Office: 120 Mechanical Engineering Office Building
Phone: 979-845-5414 Fax: 979-845-3081
Fluid Mechanics and Heat Transfer, Turbulence, Acoustics, Flow Instabilities, Flow Induced Noise, Turbomachinery, Pumps, Compressors, Computerized Data Acquisition and Analysis, Laser Anemometry
B.S. Mechanical Engineering, Oklahoma State University, 1973.
M.S. Mechanical Engineering, Oklahoma State University, 1974.
Ph.D. Mechanical Engineering, Oklahoma State University, 1977.
Dr. Morrison has worked in the areas of fluid mechanics, metrology, and turbulence since 1973. His initial work dealt with how plumes of air (subsonic and supersonic) generate noise and the coherent structures present in those flows. Shortly after coming to Texas A&M University, he began working on turbomachinery. He has guided experimental studies on flow inside seals used on pumps, compressors, and turbines using laser and thermal anemometry to measure the flows inside these items. Extensive experimental and computational work on obstruction flow meters resulted in several patents being issued for a new type of flow meter useful in multi-phase flows. Dr. Morrison has performed leading research on 3-D laser Doppler anemometry and Doppler global anemometry and their use in turbomachines. Turbulence measurement and analysis using advanced signal analysis techniques are an area of his expertise. Devices used for measurement include pressure probes, thermal anemometry, and laser anemometry systems.
Currently, Dr. Morrison is working in four areas of research.
1) The velocity and pressure fields inside an open faced impeller pump are being measured to determine the affects of off design operating conditions, impeller/housing clearances, and balance hole design upon the performance of the pump. This is being linked with computer simulations to anchor the CFD code which can then be used for further studies. The goal is to extend the operational life of a pump and increase it’s efficiency. Initial results show changing clearances can reduce thrust bearing load by over 30% while having no affect upon the performance of the pump.
2) A Doppler global velocimeter system is being developed for use on a centrifugal compressor. This device can measure the velocity on a plane illuminated by light. The goal is to investigate how the velocity field behaves during the initial surging of the compressor.
3) Labyrinth and annular seals are used in most turbomachines. It has been shown that they can have a great influence upon the rotordynamic stability of the machine. Three dimensional laser Doppler velocimeter measurements have been made inside two such seals as well as wall pressure and wall shear stress measurements. The seals were operated in the ideal condition and when whirling at a whirl ratio of 1. Additional whirl ratios are currently being studied. This will allow the computation of the seal’s effect upon the shaft.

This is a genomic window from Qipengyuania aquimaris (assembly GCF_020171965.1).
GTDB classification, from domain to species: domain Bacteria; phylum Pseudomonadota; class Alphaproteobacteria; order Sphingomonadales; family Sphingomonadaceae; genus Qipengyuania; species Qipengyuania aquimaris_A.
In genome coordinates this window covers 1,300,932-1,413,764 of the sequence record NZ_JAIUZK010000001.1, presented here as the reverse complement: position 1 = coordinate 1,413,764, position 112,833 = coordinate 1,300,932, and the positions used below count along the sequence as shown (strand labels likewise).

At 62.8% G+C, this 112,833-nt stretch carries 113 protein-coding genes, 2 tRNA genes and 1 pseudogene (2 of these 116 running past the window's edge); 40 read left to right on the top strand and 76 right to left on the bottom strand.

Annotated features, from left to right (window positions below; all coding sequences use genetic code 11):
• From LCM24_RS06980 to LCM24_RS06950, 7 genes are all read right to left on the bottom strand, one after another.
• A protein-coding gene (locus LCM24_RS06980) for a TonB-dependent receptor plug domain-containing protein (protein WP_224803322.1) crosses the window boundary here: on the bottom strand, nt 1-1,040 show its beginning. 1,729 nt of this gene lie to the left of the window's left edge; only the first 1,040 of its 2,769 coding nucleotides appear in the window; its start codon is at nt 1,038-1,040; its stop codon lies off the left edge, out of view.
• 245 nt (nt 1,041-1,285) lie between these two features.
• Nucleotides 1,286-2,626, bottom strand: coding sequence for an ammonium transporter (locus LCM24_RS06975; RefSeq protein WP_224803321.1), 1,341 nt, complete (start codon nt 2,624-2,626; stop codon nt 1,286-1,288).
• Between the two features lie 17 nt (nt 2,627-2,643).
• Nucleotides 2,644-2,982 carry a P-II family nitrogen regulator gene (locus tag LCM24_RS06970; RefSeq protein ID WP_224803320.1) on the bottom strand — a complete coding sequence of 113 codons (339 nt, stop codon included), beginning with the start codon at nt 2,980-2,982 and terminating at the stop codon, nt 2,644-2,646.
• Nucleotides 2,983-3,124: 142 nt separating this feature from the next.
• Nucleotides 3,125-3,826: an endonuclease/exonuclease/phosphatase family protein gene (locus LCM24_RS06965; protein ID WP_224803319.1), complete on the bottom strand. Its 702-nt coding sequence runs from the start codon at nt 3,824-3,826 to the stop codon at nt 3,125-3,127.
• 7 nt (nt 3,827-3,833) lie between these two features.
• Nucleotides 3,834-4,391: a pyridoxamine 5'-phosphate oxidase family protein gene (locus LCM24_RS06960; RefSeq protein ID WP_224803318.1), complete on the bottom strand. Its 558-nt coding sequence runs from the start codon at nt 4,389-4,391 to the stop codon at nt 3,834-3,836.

4) The slotted differential pressure flow meter has been under development at Texas A&M University for several years. Its applicability in two phase and multi-phase flows has been the recent objectives. This device responds well to two phase flows and does not require upstream flow conditioning.
Eagle Scout with God and Country Award
Halliburton Associate Professor of Mechanical Engineering, 1981-1982
Texas Engineering Experiment Station Research Fellow, 1983-1984, 1985-1987
Received a NASA Certificate of Recognition for work on Labyrinth Seals for Incompressible Flow, 1984
Texas Engineering Experiment Station Senior TEES Research Fellow.
Research Careers for Minority Scholars Program Mentor
Nelson-Jackson Professorship, 1993-present
Texas A&M Dept. Mech. Engr. Teaching Award, 1994.
Texas A&M University Association of Former Students College Level Teaching Award, 1997.
Patent 5295397: "Slotted Orifice Flowmeter" with K.R. Hall and J.C. Holste. Issued March 22, 1994.
Patent 5461932: “Slotted Orifice Flowmeter” with K.R. Hall and J.C. Holste, Issued October 31, 1995.
Patent 6055846: “Method and Apparatus for In Situ Calibration of Gas Flowmeters” with K.R. Hall and J.C. Holste, Issued May 2, 2000.
Patent 6345536B1; “Multiple-Phase Flow Meter” with K.R. Hall and J.C. Holste, Issued February 12, 2002.
Patent 6681189: “Method and System for Determining Flow Rates and/or Fluid Density in Single and Multiple-phase Flows Utilizing Discharge Coefficient Relationships” with K.R. Hall. Issued January 20, 2004.
Recent Journal Publications
Wawzyniak, M., Seyed-Yagoobi, J., and Morrison, G.L., “An Experimental Study of Electrohydrodynamic Induction Pumping of a Stratified Liquid/Vapor Medium,” Transactions of ASME Journal of Heat Transfer, Vol. 122, pp. 200-203, Feb. 2000.
Morrison, G.L., and Hall, K.R., “Slotted Orifice Flow Meter,” Hydrocarbon Processing, Vol. 79, pp. 65-72, 2000.
Morrison, G.L., and Gaharan, C.A., Jr., “Uncertainty Estimates in DGV Systems Due to Pixel Location and Velocity Gradients,” Measurement Science and Technology, Vol. 12, No.4 (April 2001), pp. 369-377.
Morrison, G.L., Terracina, D., Brewer, C., and Hall, K.R., “Response of a Slotted Orifice Flowmeter to an Air/Water Mixture,” Flow Measurement and Instrumentation Volume 12, No.3 , June 2001, pp. 175-180.
Morrison, G.L., “Euler Number Based Orifice Discharge Coefficient Relationship,” ASME J. Fluids Engineering, Vol. 125, No. 1, pp. 189-191, January 2003.
Morrison, G.L., and Rudroff, D.J., “Simplicity Of An Orifice And Accuracy of High Tech Meters,” Pipeline and Gas Journal, Vol. 230, No. 7, July 2003.